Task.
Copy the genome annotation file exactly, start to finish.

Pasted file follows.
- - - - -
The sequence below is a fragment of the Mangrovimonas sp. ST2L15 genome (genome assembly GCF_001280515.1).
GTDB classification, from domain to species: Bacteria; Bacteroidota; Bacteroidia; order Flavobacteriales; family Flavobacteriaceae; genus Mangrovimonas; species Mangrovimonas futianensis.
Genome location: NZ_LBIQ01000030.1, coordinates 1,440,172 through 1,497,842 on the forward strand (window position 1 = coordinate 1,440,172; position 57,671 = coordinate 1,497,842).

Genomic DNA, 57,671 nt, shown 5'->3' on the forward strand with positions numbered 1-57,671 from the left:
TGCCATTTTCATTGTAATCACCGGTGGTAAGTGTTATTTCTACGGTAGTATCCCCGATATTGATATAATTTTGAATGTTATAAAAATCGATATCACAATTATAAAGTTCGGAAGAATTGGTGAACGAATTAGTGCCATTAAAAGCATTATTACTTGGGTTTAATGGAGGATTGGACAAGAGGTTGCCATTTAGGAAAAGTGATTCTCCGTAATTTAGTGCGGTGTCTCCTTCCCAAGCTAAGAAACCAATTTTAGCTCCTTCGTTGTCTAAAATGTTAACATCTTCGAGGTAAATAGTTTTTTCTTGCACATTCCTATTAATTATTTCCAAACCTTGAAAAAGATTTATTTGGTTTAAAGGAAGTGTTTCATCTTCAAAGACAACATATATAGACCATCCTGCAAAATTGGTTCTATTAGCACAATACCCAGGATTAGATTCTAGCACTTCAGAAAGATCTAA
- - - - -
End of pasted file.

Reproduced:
The sequence below is a fragment of the Mangrovimonas sp. ST2L15 genome (genome assembly GCF_001280515.1).
GTDB classification, from domain to species: Bacteria; Bacteroidota; Bacteroidia; order Flavobacteriales; family Flavobacteriaceae; genus Mangrovimonas; species Mangrovimonas futianensis.
Genome location: NZ_LBIQ01000030.1, coordinates 1,440,172 through 1,497,842 on the forward strand (window position 1 = coordinate 1,440,172; position 57,671 = coordinate 1,497,842).

Genomic DNA, 57,671 nt, shown 5'->3' on the forward strand with positions numbered 1-57,671 from the left:
TGCCATTTTCATTGTAATCACCGGTGGTAAGTGTTATTTCTACGGTAGTATCCCCGATATTGATATAATTTTGAATGTTATAAAAATCGATATCACAATTATAAAGTTCGGAAGAATTGGTGAACGAATTAGTGCCATTAAAAGCATTATTACTTGGGTTTAATGGAGGATTGGACAAGAGGTTGCCATTTAGGAAAAGTGATTCTCCGTAATTTAGTGCGGTGTCTCCTTCCCAAGCTAAGAAACCAATTTTAGCTCCTTCGTTGTCTAAAATGTTAACATCTTCGAGGTAAATAGTTTTTTCTTGCACATTCCTATTAATTATTTCCAAACCTTGAAAAAGATTTATTTGGTTTAAAGGAAGTGTTTCATCTTCAAAGACAACATATATAGACCATCCTGCAAAATTGGTTCTATTAGCACAATACCCAGGATTAGATTCTAGCACTTCAGAAAGATCTAA